The next morning, I knocked on the door of the café fifteen minutes before it opened. Emily came and unlocked it, then locked it behind me.
“I can never thank you enough for taking care of things for me today, Walter.”
“I’m more than happy to help you and Ema any day, and you know that.”
“Even so, every time you do anything for us it overwhelms me.”
“Anything new I need to be aware of today?” I asked.
“Quiches are ten cents more this week. We’ve been pinched lately and everywhere else in town sells them for at least a quarter more.”
“Oh, and the main coffee maker is broken, so I’ve been using the backup all the time.”
“Want me to see if I can fix it?”
“If you have the chance. You’re already doing so much.”
“I’ll see what I can do. If I can’t fix it, I’m sure Jerome can. There’s not much that man can’t do.”
Emily pulled a few trays of muffins out of the oven and arranged them in the display. “There should be enough food to last while I’m gone. We don’t usually run out but I sometimes have to make another batch of something before lunch time.”
“I’ll make it work, don’t worry. Please don’t feel in any rush to get back here. This is your day with Ema.”
Emily nodded. “Is it alright if I go for a walk to think before Ema and I leave? She won’t be up for another hour.”
“Of course. Think of yourself as being free from any responsibility here today.”
Emily bundled up and departed into the cold, grey morning, leaving me alone in the café. My thoughts turned to God and prayer once more, and I found myself asking God to give Emily wisdom and comfort. Then I started brewing coffee and heating water for tea, helping myself to a hot muffin along the way. I wrote it down on a slip of paper so I would remember what I’d eaten so I could pay before I left.
A few businessmen came in for cups of coffee but had no time to sit on their way to work. I opened the broken coffee machine and fiddled with it between customers, but grew more and more doubtful that I could do anything for it as the morning wore on. The innards of coffee makers were completely foreign to me.
Emily came back and a little while later she and Ema went out.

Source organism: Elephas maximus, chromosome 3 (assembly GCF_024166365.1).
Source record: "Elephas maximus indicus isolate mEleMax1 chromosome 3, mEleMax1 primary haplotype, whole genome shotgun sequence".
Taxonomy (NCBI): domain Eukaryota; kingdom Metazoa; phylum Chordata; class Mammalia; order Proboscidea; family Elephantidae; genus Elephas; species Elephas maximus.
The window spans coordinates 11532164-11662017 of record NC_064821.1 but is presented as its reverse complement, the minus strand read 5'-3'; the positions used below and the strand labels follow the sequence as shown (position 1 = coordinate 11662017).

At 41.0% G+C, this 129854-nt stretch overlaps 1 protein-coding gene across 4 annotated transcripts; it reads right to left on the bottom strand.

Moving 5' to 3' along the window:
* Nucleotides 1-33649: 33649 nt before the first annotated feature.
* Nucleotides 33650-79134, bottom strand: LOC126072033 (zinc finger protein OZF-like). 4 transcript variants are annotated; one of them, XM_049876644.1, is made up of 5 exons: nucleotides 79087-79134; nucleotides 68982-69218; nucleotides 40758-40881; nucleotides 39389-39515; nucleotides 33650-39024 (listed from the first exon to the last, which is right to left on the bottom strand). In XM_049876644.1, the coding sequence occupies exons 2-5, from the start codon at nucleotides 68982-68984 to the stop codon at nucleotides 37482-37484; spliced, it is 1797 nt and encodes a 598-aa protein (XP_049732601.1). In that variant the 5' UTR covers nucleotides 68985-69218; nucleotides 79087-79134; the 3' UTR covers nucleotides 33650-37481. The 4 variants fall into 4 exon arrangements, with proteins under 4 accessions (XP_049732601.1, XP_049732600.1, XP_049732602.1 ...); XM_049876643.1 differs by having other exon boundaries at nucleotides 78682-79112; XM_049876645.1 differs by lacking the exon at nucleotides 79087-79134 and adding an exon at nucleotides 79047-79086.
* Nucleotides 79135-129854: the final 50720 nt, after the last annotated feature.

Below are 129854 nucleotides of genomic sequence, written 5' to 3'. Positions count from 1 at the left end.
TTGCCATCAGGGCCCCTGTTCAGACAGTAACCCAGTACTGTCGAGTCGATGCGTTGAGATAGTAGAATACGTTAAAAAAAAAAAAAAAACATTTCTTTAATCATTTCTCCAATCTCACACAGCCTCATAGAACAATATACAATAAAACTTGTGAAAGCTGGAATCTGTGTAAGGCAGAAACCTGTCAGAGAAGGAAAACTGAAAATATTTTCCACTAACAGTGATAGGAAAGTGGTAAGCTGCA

The morning dragged on. Everyone seemed in a hurry and I was getting nowhere with the broken machine. The bell above the door jingled and I looked up to see a familiar face, though perhaps not a welcome one. It was Jake, Kate’s old boyfriend.
“Good morning,” I said.
“Can I get you anything?”
“Is Emily here?”
“Oh. I wanted to talk with her.”
“Do you want me to relay a message to her?”
“Maybe you know. I want to know what she’s done to Kate.”
“What do you mean?”
“Kate’s not listening to anything I’m telling her.”
“You want my honest opinion?”
“You left her alone and pregnant. Why should she listen to you? And if you’ve removed yourself from her life, then why are you upset that she won’t listen?”
I looked at him for a moment without saying anything, wondering what Emily would tell him. “But I think perhaps you’re right that you should be involved. The baby isn’t just Kate’s.”
“Which is why she should listen to me when I tell her to get rid of it!”
“That baby has your DNA in it, Jake.”
“It’s not a baby yet.”
“Then when will it be?”
“I dunno. When it’s born, I guess.”
My phone rang and I glanced at it. It was a number I didn’t recognize, so I ignored it. “That baby already has a heartbeat. Do you want something more than that?”
Jake stared at the counter, but still seemed like he didn’t care. “Whatever. I just don’t want to deal with it.”
I sighed and looked back at the coffee maker. I wanted to keep talking with Jake, but wanted to do it with him calm. “Are you any good at fixing coffee makers?”
“What’s that got to do with anything?”
“This one’s broken and I told Emily I’d try to fix it.”
Jake shrugged. “I’m not bad with gadgets; I’ll take a look.”